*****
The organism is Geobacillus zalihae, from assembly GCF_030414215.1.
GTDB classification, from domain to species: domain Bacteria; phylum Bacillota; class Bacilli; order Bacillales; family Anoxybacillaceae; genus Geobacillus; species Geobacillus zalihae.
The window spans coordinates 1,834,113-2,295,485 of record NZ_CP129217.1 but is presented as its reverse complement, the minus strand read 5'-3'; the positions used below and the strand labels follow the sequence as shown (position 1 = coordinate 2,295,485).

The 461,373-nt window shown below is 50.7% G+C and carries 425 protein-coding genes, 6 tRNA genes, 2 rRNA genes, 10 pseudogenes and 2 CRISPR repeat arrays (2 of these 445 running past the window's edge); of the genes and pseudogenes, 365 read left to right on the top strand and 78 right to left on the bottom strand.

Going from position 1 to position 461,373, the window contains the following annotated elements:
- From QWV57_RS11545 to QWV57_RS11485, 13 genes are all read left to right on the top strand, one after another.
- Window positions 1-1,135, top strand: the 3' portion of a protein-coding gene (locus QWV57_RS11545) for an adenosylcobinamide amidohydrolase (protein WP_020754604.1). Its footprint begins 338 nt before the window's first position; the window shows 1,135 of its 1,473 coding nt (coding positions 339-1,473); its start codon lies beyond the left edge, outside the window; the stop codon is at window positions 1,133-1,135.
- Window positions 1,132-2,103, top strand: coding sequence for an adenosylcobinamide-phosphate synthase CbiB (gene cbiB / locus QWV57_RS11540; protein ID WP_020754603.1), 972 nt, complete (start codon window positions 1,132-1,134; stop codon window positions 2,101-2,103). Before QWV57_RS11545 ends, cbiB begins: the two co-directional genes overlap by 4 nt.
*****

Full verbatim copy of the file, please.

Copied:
The organism is Geobacillus zalihae, from assembly GCF_030414215.1.
GTDB classification, from domain to species: domain Bacteria; phylum Bacillota; class Bacilli; order Bacillales; family Anoxybacillaceae; genus Geobacillus; species Geobacillus zalihae.
The window spans coordinates 1,834,113-2,295,485 of record NZ_CP129217.1 but is presented as its reverse complement, the minus strand read 5'-3'; the positions used below and the strand labels follow the sequence as shown (position 1 = coordinate 2,295,485).

The 461,373-nt window shown below is 50.7% G+C and carries 425 protein-coding genes, 6 tRNA genes, 2 rRNA genes, 10 pseudogenes and 2 CRISPR repeat arrays (2 of these 445 running past the window's edge); of the genes and pseudogenes, 365 read left to right on the top strand and 78 right to left on the bottom strand.

Going from position 1 to position 461,373, the window contains the following annotated elements:
- From QWV57_RS11545 to QWV57_RS11485, 13 genes are all read left to right on the top strand, one after another.
- Window positions 1-1,135, top strand: the 3' portion of a protein-coding gene (locus QWV57_RS11545) for an adenosylcobinamide amidohydrolase (protein WP_020754604.1). Its footprint begins 338 nt before the window's first position; the window shows 1,135 of its 1,473 coding nt (coding positions 339-1,473); its start codon lies beyond the left edge, outside the window; the stop codon is at window positions 1,133-1,135.
- Window positions 1,132-2,103, top strand: coding sequence for an adenosylcobinamide-phosphate synthase CbiB (gene cbiB / locus QWV57_RS11540; protein ID WP_020754603.1), 972 nt, complete (start codon window positions 1,132-1,134; stop codon window positions 2,101-2,103). Before QWV57_RS11545 ends, cbiB begins: the two co-directional genes overlap by 4 nt.